Discussing Death with Children: AfterTalk Inspirational: 5.17.18

You can’t watch cable TV and not know about Mesothelioma, a cancer linked to asbestos. Since it is 91% fatal, the people at Mesothelioma Center know their way around grieving. Their guide “Coping with the Loss of a Loved One to Mesothelioma,” is an excellent tool for anyone who has experienced the loss of a loved one, regardless of the cause. Here is  a link to the website page including a button to download a PDF file of the guide:

Coping with the Loss of a Loved One to Mesothelioma

Here is an excerpt from the guide about talking to children about death. I think it applies to everyone.

Discussing Death with Children

Cancer can be a daunting topic to explain to a child. After a father, mother or grandparent dies from mesothelioma, finding the right words to say to children affected may seem impossible.

It is important to keep explanations and answers as short as possible, especially when speaking to young children.

However, be straightforward and honest. Parenting experts agree that dancing around the truth or sugarcoating a significant life event such as a Discussing Death with Children AfterTalkdeath can often backfire and confuse the child. Telling them “Grandpa went to sleep” may make them afraid to go to sleep at night. Instead, say something like “grandpa died because he was very old and sick.”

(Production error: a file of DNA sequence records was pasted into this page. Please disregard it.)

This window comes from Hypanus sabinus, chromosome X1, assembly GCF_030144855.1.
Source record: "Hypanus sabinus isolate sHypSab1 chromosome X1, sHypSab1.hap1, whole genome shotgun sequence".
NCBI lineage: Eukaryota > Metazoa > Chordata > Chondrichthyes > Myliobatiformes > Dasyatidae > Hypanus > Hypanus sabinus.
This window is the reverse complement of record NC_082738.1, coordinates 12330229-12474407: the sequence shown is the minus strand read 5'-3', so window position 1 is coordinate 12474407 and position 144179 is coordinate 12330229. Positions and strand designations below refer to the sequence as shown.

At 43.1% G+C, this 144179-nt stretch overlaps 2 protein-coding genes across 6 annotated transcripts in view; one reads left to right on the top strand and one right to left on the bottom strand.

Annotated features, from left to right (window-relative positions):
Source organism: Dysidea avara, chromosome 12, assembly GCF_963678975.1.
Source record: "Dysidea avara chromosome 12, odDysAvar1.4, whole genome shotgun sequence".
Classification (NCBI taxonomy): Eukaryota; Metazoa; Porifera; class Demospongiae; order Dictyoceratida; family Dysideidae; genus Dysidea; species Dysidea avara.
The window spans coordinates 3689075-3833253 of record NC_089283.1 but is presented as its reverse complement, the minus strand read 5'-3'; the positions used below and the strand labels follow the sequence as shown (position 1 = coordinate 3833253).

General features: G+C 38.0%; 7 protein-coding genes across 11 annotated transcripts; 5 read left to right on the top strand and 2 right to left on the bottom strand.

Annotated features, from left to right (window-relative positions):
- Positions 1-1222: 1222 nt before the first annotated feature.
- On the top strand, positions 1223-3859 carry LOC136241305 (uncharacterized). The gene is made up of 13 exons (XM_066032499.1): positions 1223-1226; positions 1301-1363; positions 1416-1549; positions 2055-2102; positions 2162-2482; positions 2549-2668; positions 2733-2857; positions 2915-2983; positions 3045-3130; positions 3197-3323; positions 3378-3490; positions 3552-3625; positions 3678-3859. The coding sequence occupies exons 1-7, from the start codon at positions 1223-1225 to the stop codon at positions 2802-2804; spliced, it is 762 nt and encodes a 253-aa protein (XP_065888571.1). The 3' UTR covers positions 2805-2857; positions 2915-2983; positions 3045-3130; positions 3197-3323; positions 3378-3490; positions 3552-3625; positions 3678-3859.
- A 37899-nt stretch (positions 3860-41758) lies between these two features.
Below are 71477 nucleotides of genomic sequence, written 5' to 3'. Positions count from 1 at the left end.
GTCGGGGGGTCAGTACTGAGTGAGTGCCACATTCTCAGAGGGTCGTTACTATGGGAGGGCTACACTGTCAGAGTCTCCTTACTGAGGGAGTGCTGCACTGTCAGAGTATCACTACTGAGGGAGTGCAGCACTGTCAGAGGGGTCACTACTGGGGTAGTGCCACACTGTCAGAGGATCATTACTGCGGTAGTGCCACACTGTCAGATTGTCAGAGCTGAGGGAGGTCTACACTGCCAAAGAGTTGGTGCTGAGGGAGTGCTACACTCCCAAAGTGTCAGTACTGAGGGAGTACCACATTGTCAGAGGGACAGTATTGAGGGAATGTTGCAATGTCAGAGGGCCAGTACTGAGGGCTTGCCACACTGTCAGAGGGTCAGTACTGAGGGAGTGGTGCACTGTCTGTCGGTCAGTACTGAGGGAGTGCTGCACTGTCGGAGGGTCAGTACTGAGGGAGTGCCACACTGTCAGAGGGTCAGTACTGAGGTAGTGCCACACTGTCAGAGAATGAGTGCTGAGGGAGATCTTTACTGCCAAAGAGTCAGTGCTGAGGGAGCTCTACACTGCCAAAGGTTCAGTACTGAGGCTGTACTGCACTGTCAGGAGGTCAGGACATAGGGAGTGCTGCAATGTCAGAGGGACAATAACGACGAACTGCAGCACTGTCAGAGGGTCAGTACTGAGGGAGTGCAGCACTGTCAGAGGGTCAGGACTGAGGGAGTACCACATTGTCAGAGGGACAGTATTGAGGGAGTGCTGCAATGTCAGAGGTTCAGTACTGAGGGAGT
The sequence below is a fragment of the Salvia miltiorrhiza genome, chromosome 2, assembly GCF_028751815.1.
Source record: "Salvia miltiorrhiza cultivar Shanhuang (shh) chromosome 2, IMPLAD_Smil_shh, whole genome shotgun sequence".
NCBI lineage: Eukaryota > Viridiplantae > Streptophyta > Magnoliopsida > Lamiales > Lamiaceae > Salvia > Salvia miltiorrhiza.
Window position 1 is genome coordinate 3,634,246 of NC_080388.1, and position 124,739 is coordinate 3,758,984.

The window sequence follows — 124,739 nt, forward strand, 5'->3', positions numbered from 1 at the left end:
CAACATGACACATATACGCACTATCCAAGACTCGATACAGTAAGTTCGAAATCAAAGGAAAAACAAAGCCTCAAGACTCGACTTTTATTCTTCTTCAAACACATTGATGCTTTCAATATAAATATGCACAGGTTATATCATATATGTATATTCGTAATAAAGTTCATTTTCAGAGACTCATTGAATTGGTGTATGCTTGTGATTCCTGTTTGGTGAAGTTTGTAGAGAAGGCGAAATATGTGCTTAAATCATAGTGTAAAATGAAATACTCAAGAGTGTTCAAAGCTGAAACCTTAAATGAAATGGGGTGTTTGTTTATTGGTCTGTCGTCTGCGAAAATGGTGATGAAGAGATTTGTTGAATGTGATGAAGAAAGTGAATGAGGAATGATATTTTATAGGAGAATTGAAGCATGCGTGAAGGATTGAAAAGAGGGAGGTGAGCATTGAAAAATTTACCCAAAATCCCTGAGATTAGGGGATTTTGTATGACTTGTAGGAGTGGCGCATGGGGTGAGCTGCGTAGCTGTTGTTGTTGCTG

Use analogies to your advantage. Comparing a person’s life to a tree’s leaves — which bloom in the spring, then change colors and die in the fall — or a toy’s batteries that run out can give children something to relate to and understand better.

The National Hospice and Palliative Care Organization highlights some tips for helping children cope with the death of a love one:

  • Avoid Complex Terms:Using big words or medical terms to describe an illness or circumstances surrounding a death can overwhelm and confuse a child. Use easily relatable language. Let the child explain back how he or she comprehends what happened, then clarify any misunderstanding or confusion.
  • Allow Time to Process:Children process things differently than adults, and every child will grieve differently. It may take a while for them to fully understand what happened. Encourage them to ask questions and give simple, honest answers.
  • Share Your Own Feelings:Telling children how you feel about losing a loved one may make them more comfortable to open up about their own feelings. Consoling them and expressing feelings of love is essential at a time of loss.
  • Commemorate the Life of a Loved One:Sharing memories helps the grieving process. Offer a child the chance to remember and honor a deceased loved one through creative writing, drawing a picture or planting the loved one’s favorite flowers.


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